How the world has changed since my mother would send me to the corner shop – Geordie Croft’s – for a loaf of bread; unsliced and unwrapped.
Mr Croft – children would never dream of calling an adult by their first name – wore a white coat-type overall and probably epitomised the “shopkeeper” in Napoleon’s description of Britain as “a nation of shopkeepers” even though the French leader uttered those words 200 years earlier.
Were he around today, the emperor would have us as a nation of retail assistants, a phrase that underlines how shopping has changed with the traditional man behind the counter pretty much a relic.
How long before the retail assistant, too, will be consigned to history as more and more of us shop online? Could it be that the empty shop units we see on our high streets today will be the forerunner to vacant shopping malls?
Give it time.
We should not, therefore, become irked by such change. Habits alter with the generations.
If you were the owner of a shop selling items available – probably more cheaply – at a supermarket or a department store, would you expect to succeed?
So, when we see a once iconic store like Bruce Millers become flats or hotels, let’s not fall into the trap of suggesting we bring back “the good old days”.
By the way, younger readers, should they be remotely interested in learning what Bruce Millers was, will learn from their parents or grandparents that it was a music shop.
“What’s a music shop?” they’ll probably ask.
We all have our day, even shops, and we must learn that change is ongoing and that we must embrace it. Now, where can I find a post office? Oh, and a filling station.
SNP needs to focus on important issues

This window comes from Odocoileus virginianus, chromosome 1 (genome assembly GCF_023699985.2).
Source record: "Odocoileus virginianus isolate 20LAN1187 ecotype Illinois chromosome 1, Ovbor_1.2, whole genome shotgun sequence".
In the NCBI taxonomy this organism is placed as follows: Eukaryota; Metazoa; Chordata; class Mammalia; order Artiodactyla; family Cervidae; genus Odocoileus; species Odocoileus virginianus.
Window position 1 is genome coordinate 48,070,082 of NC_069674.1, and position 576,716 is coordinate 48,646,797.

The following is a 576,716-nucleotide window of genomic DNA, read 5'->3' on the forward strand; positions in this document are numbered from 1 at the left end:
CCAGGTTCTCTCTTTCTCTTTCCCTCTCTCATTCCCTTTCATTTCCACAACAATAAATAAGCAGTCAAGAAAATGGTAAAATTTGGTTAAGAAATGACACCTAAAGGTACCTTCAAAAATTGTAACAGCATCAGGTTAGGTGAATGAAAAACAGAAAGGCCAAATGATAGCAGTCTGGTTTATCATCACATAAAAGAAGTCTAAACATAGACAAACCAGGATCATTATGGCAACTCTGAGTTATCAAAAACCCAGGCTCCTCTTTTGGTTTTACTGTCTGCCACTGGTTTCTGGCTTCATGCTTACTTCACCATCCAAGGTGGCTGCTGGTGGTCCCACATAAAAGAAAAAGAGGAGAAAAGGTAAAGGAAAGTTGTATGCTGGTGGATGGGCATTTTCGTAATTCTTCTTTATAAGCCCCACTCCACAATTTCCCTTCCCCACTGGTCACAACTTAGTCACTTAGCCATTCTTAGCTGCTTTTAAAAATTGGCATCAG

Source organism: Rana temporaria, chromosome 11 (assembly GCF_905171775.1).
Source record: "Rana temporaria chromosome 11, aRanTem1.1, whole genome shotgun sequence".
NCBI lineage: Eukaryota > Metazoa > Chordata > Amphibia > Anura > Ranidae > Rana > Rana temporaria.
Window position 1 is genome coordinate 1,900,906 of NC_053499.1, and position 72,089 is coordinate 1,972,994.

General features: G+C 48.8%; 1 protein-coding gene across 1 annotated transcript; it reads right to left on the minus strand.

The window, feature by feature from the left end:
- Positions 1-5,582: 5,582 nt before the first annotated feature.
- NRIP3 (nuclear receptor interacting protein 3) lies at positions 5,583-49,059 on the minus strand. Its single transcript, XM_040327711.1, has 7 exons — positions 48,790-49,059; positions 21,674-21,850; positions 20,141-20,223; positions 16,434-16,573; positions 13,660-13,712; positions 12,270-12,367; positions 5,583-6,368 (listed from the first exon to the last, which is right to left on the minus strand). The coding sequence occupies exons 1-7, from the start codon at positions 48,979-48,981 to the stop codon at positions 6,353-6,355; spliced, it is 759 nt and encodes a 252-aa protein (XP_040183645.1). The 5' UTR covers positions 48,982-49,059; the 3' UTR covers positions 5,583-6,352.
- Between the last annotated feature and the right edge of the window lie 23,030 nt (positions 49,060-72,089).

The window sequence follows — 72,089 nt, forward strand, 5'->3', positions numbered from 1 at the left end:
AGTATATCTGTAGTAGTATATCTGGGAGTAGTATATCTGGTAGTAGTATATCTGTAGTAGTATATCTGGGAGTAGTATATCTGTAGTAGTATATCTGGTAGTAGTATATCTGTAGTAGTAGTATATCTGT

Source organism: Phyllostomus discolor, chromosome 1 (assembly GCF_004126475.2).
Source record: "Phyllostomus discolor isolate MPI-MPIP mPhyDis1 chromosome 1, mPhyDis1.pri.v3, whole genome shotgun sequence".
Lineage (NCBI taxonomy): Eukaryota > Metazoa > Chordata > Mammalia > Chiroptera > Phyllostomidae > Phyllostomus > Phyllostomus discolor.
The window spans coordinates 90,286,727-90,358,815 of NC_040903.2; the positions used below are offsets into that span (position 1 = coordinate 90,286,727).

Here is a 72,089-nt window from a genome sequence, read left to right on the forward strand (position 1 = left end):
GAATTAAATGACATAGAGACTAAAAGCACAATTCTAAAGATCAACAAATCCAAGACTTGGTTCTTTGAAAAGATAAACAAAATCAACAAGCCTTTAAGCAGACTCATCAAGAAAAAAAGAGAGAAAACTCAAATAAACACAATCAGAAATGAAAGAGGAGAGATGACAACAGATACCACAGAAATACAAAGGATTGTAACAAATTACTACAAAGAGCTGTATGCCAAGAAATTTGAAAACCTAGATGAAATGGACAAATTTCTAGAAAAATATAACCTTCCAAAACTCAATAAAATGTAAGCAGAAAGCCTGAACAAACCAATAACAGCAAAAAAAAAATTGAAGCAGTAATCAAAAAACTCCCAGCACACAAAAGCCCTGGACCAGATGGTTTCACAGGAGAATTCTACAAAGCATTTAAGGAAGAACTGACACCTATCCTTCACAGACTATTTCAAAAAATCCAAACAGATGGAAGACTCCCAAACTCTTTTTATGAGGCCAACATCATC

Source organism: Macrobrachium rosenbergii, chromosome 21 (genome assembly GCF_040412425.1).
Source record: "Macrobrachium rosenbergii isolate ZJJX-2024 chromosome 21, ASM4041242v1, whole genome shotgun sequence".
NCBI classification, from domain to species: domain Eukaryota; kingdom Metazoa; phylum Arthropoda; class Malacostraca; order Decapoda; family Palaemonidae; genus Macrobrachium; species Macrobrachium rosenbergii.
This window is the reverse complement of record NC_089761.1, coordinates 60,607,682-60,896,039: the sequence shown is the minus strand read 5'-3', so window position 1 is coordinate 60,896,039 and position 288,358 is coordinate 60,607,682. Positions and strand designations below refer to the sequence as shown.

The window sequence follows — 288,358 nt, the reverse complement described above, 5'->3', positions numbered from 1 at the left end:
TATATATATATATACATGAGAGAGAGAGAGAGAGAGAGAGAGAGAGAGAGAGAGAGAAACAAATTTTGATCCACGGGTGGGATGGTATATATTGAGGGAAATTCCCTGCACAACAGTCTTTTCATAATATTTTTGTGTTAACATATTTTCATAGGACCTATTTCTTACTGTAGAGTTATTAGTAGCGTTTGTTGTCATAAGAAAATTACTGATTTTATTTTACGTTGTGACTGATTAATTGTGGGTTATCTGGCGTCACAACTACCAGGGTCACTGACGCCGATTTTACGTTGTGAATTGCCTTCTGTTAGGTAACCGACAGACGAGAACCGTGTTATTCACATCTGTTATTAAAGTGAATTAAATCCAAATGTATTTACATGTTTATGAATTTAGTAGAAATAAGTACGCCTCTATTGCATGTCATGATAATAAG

Nicola Sturgeon’s “call my bluff” challenge to Theresa May over Brexit – medium rare please – hasn’t worked.
All doors to Scotland remaining in the single market are shut, as we all knew they would be.
It means a second independence referendum this year is off the table, just as the majority of Scots voters wanted according to the latest polls.
So, might the Scottish government now focus its wayward attention to the bread and butter issues – the economy, education and the NHS would do for starters?
Blaming Brexit seems to be new game for firms
Let’s “blame it on Brexit” seems to be the new game for business people who, for one reason or another, have had to close their doors.
Jamie Oliver has played the game with the announcement that his Aberdeen Italian restaurant and others throughout the United Kingdom have hit the buffers.
There is the argument, of course, that had they been better and therefore pulled in more customers, they would have survived.
Where were calls for rates reduction in good days?
Mike Wilson, the boss of an Aberdeen nightclub-owning company, didn’t need a crystal ball to predict further closures of such premises after one of his own, Redemption, shut-up shop.
Times, he points out, are tough and business rates need to come down.
Maybe so, but I can’t remember such a call when tills were ringing at breakneck speed during the good days, not so very long ago.